07 Jun 22

It’s strange how the best technology is never used the way it was intended


In September, one of the great pioneers of computing, Sir Clive Sinclair, died. Despite the sniffy obituaries in many of the British papers about his less successful ventures, for many Brits of my age, he did something heroic; changing our lives by making us realise that computing is something open to everyone. Sinclair’s home computers took the digital world out of the academic and banking domain and put it in the hands of the masses. It’s hard to overstate the impact it had on the lives and careers of many of my generation.

But Sir Clive was deeply disappointed that his radical innovations in cheap home computing ended up being used mainly as a games machine rather than a playground for the mind. There again, if you have an IQ like his, then I suppose you must get used to being disappointed with the rest of us.

A couple of weeks earlier, we saw Linux’ 30th anniversary (many thanks to #Aisling Connolly for sharing the original announcement with me). It was modestly introduced by Linus Torvalds who said that it would “probably never support” anything other than the IBM PC/AT.

And when the mobile phone first appeared, no one predicted its uptake… or just how little time the device would actually be used as a “phone”. 

QR codes were designed to help factories track raw goods through the supply line – not to enable millions of people to buy their groceries, enter cinemas and catch flights every week.

It seems that what drives usage then, is little about intent and a lot to do with utility. If a device has the right characteristics and enough users, then the wisdom of crowds will work out what to do with it - whatever the inventor thinks. Mobile phones are powerful computing devices deployed in astonishing numbers. Who cares whether they can make and receive phone calls?

I mention all this, because in my small corner of the technology industry: payment devices, we are experiencing the same shift right now. Yes, payment terminals are designed to handle card payments safely and securely and in the face of some pretty prolonged rough treatment. But at a time when the way we pay is getting more varied, that may not be their most important characteristic in the future.

Like mobile phones, a modern payment terminal is a powerful computer. Unlike a mobile phone, a payment terminal is also:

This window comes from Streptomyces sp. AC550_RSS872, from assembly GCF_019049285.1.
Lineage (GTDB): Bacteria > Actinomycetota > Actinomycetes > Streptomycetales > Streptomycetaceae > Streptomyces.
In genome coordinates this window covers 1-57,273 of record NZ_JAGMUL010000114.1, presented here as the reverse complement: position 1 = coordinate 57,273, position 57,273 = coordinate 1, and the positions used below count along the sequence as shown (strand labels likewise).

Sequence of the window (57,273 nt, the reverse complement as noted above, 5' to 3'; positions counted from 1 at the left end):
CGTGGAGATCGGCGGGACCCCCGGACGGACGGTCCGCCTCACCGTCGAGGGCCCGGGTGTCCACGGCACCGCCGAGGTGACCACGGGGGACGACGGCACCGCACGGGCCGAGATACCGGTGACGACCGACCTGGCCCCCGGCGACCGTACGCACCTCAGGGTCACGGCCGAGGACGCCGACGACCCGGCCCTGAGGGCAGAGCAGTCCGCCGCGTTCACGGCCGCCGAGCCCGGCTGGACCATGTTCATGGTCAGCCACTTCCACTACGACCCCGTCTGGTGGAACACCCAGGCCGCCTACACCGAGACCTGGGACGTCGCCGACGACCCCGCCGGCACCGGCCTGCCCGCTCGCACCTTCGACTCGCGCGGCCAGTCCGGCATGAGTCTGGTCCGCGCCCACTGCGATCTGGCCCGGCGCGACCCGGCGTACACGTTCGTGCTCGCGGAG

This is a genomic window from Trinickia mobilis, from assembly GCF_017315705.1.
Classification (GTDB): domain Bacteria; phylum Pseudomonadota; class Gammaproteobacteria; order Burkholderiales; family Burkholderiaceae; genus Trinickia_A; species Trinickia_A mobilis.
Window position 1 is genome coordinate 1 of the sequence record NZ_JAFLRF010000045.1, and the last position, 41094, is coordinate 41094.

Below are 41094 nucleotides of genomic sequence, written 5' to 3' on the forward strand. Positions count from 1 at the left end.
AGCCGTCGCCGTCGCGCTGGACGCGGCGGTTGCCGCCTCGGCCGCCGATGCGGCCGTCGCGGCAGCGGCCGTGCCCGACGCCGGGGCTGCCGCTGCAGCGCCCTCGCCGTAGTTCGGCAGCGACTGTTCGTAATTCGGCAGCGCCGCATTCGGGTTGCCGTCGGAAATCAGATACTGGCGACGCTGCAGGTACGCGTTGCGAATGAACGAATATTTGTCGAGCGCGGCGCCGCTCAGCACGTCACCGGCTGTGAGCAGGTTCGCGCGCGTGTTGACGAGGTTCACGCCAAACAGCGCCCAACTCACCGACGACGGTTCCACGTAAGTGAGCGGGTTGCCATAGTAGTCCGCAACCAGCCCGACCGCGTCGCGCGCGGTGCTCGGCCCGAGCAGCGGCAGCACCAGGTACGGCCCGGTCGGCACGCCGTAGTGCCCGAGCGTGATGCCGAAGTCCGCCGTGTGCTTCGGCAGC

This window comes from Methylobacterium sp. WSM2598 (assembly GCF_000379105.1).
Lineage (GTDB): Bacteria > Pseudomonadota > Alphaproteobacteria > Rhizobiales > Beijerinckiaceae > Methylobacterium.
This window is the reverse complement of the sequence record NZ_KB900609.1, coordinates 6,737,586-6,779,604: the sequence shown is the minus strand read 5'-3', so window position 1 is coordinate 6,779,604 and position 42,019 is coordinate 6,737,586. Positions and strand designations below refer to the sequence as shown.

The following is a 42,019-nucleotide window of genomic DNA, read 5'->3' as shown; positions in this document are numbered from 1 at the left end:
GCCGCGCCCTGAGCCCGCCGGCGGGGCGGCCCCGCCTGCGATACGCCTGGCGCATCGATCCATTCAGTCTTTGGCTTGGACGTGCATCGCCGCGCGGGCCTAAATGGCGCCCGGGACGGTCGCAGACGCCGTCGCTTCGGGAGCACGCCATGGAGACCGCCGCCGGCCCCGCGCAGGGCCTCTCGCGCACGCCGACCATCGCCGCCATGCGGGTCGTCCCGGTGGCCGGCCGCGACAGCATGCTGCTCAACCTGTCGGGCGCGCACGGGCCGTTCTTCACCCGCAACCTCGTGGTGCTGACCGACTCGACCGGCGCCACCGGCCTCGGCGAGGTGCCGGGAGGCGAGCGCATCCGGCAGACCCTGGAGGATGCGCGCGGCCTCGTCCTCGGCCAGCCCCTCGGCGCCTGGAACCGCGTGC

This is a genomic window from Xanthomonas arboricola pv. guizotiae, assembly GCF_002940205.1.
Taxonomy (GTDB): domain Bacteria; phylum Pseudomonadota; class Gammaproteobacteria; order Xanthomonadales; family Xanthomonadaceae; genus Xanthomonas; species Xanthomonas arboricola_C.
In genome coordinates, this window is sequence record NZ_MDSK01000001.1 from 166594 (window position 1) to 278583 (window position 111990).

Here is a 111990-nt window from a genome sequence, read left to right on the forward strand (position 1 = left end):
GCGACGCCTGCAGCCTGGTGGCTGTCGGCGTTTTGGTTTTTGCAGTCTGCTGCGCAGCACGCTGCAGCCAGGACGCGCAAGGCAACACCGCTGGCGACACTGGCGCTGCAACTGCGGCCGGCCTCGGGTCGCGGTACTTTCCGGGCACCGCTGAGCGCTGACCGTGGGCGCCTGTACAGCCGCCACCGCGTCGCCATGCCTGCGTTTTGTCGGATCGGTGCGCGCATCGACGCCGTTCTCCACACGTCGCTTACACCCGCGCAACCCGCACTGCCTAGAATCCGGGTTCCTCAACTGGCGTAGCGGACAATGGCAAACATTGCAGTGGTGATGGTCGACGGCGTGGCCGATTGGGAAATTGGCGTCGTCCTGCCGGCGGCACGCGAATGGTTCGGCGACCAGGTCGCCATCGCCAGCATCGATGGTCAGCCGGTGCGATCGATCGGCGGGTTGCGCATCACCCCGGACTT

• The one ubiquitous computing device to be found in every retail shop, bar, restaurant, and coffee shop across the planet: if payment terminals were people, they’d be one of the 15 biggest nations on earth
  • Reasonably robust
  • Relatively low cost
  • Designed to last for several years
  • Usually includes a printer as well as a screen and online connection


The big catalyst here is Android. Until recently, in order to ensure security, most terminals were highly proprietary making it very difficult for mainstream developers to even consider them. Android changes everything, democratising access. Sure, that access has to be very carefully controlled and managed, but there is still plenty of scope for innovation now. According to OS Today (citing information from Evans Data), there are 5.9 million Android developers out there today. 5.9 million brilliant minds coming up with ingenious ways to make technology work for us. Even Sir Clive Sinclair would have struggled to compete with that.

And what brilliant minds they are. Here are some innovative use cases that our partners around the world have applied on our payment devices in recent months. It’s all a long way from taking card payments:

  • In Australia, our payment terminals are being used to manage Covid testing. The devices have the power to track a patient, scan a code, print a label to make sure the right test results are tied to the correct people and connect back to the hospital. This could have been done with a mobile phone, a printer and a few other devices, but terminals are cheap, robust and easy to carry and operate. They are also easy to integrate.
  • In Kenya, our payment terminals are being used to enable village shopkeepers to provide real banking services to the local population. Equity Bank allow the shopkeeper to become an agent and equip them with a terminal with which they can manage deposits and cash payments bringing financial inclusion to the poorest and remotest workers.

  • Across 6 countries in Africa, Finca is using terminals to provide microfinance services to the previously unbanked, finally making secure saving a possibility for everyone.

  • And in Europe, many smart start-ups are starting to see that they can treat the millions of smaller merchants as a mega-sales channel for new services. From lottery and gaming to financial services and remittance, they are asking the question: why should I have five or ten branches when I could potentially have a million or more?


So, here’s a challenge: 

There are almost 100 million point of sale terminals in the world, all sitting at the very place where trust is being created between seller and buyer. More and more they will be powerful, always on-line Android computing devices.

It’s a massive, massive opportunity. What can we invent together to make it work for all of us?


Ian Benn

Global Head of Strategy and Business Development at Ingenico

Ian Benn is Global Head of Strategy and Business Development at Ingenico. Previously, he has held a number of senior roles in the payments and technology industry including leading payments for FIS in EMEA and global marketing at Misys. He is also a qualified coach and mentor working with a number of start-up business leaders. Ian is a member of the Pennies Foundation Advisory board and author of books on outsourcing and successful proposal writing. Ian is a frequent industry speaker and blogger and is seldom short of an opinion.

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